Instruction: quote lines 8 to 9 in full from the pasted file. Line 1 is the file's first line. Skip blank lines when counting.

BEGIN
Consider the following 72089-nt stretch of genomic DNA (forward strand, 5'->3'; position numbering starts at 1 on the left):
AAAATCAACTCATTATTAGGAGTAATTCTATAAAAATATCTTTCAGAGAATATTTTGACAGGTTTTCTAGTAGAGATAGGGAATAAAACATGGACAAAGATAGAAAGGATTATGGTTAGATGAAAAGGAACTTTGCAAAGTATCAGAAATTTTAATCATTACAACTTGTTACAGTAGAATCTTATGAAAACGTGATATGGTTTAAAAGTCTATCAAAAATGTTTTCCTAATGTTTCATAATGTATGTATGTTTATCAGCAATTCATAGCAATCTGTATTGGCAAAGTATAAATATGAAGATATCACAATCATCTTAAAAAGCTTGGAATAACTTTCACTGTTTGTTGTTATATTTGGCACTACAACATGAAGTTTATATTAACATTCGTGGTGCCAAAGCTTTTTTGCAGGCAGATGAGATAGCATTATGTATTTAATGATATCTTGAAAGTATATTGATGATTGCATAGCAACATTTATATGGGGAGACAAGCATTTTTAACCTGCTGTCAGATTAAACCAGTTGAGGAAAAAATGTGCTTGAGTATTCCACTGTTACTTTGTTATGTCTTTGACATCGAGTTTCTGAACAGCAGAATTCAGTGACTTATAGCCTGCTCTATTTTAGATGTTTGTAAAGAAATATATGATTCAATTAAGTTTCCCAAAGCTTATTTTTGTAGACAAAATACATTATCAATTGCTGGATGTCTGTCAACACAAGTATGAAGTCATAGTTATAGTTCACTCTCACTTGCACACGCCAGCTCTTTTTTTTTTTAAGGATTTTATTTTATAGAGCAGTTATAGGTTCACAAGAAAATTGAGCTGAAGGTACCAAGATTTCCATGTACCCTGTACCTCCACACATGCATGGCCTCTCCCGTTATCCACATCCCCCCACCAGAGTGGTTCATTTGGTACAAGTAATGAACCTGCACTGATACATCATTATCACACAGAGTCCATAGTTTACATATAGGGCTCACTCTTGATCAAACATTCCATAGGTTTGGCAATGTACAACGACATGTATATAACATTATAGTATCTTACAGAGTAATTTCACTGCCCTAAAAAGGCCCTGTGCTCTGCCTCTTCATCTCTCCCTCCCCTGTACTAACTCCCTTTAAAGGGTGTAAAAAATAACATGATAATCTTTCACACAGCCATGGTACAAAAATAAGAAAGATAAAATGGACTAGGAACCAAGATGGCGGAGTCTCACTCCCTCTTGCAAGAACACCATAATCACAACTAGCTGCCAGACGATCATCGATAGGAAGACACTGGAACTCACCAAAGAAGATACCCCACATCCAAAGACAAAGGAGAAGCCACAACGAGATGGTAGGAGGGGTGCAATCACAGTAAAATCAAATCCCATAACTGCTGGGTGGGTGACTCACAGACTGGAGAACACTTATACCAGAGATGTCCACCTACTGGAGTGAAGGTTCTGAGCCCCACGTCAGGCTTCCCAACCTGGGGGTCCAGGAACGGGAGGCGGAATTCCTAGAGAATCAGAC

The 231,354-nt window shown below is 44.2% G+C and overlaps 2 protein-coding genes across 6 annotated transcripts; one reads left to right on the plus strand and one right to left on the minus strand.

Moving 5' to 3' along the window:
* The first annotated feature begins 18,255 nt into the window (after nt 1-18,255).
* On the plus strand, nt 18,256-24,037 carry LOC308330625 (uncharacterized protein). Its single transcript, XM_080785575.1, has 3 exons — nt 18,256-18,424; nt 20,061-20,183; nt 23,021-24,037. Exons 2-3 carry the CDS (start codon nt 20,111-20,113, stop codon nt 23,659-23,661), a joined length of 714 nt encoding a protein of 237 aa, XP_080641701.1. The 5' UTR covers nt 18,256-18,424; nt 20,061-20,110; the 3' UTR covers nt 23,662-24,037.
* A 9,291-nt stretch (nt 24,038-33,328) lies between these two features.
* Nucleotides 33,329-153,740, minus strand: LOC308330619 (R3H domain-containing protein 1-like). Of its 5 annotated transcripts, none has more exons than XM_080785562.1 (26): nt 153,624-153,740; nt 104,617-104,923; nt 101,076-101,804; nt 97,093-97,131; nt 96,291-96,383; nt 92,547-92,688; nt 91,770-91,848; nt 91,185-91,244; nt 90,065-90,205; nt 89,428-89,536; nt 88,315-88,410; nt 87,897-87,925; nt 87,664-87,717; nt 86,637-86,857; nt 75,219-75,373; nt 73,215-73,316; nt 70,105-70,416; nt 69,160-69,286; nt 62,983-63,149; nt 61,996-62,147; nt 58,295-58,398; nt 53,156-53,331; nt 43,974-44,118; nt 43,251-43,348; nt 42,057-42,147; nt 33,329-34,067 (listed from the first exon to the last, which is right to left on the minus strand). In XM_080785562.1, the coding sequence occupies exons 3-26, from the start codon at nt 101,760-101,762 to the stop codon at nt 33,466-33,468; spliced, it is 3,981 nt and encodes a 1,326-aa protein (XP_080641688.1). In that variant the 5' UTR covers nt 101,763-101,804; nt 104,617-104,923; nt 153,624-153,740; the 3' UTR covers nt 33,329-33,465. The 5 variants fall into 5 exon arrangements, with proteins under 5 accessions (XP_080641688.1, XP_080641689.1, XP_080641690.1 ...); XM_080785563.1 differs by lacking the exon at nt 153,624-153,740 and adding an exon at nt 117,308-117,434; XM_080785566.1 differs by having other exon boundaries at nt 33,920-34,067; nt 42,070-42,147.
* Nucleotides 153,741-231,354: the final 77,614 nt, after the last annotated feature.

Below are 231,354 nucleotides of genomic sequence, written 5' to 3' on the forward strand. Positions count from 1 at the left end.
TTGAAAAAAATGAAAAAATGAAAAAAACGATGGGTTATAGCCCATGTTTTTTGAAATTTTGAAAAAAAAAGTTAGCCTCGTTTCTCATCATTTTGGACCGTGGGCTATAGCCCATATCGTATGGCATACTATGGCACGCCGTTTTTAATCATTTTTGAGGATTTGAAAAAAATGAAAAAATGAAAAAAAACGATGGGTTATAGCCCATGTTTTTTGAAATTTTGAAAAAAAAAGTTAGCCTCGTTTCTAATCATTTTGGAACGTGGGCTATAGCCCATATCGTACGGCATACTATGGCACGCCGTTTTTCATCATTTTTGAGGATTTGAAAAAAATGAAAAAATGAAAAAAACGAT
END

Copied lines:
* Nucleotides 33,329-153,740, minus strand: LOC308330619 (R3H domain-containing protein 1-like). Of its 5 annotated transcripts, none has more exons than XM_080785562.1 (26): nt 153,624-153,740; nt 104,617-104,923; nt 101,076-101,804; nt 97,093-97,131; nt 96,291-96,383; nt 92,547-92,688; nt 91,770-91,848; nt 91,185-91,244; nt 90,065-90,205; nt 89,428-89,536; nt 88,315-88,410; nt 87,897-87,925; nt 87,664-87,717; nt 86,637-86,857; nt 75,219-75,373; nt 73,215-73,316; nt 70,105-70,416; nt 69,160-69,286; nt 62,983-63,149; nt 61,996-62,147; nt 58,295-58,398; nt 53,156-53,331; nt 43,974-44,118; nt 43,251-43,348; nt 42,057-42,147; nt 33,329-34,067 (listed from the first exon to the last, which is right to left on the minus strand). In XM_080785562.1, the coding sequence occupies exons 3-26, from the start codon at nt 101,760-101,762 to the stop codon at nt 33,466-33,468; spliced, it is 3,981 nt and encodes a 1,326-aa protein (XP_080641688.1). In that variant the 5' UTR covers nt 101,763-101,804; nt 104,617-104,923; nt 153,624-153,740; the 3' UTR covers nt 33,329-33,465. The 5 variants fall into 5 exon arrangements, with proteins under 5 accessions (XP_080641688.1, XP_080641689.1, XP_080641690.1 ...); XM_080785563.1 differs by lacking the exon at nt 153,624-153,740 and adding an exon at nt 117,308-117,434; XM_080785566.1 differs by having other exon boundaries at nt 33,920-34,067; nt 42,070-42,147.
* Nucleotides 153,741-231,354: the final 77,614 nt, after the last annotated feature.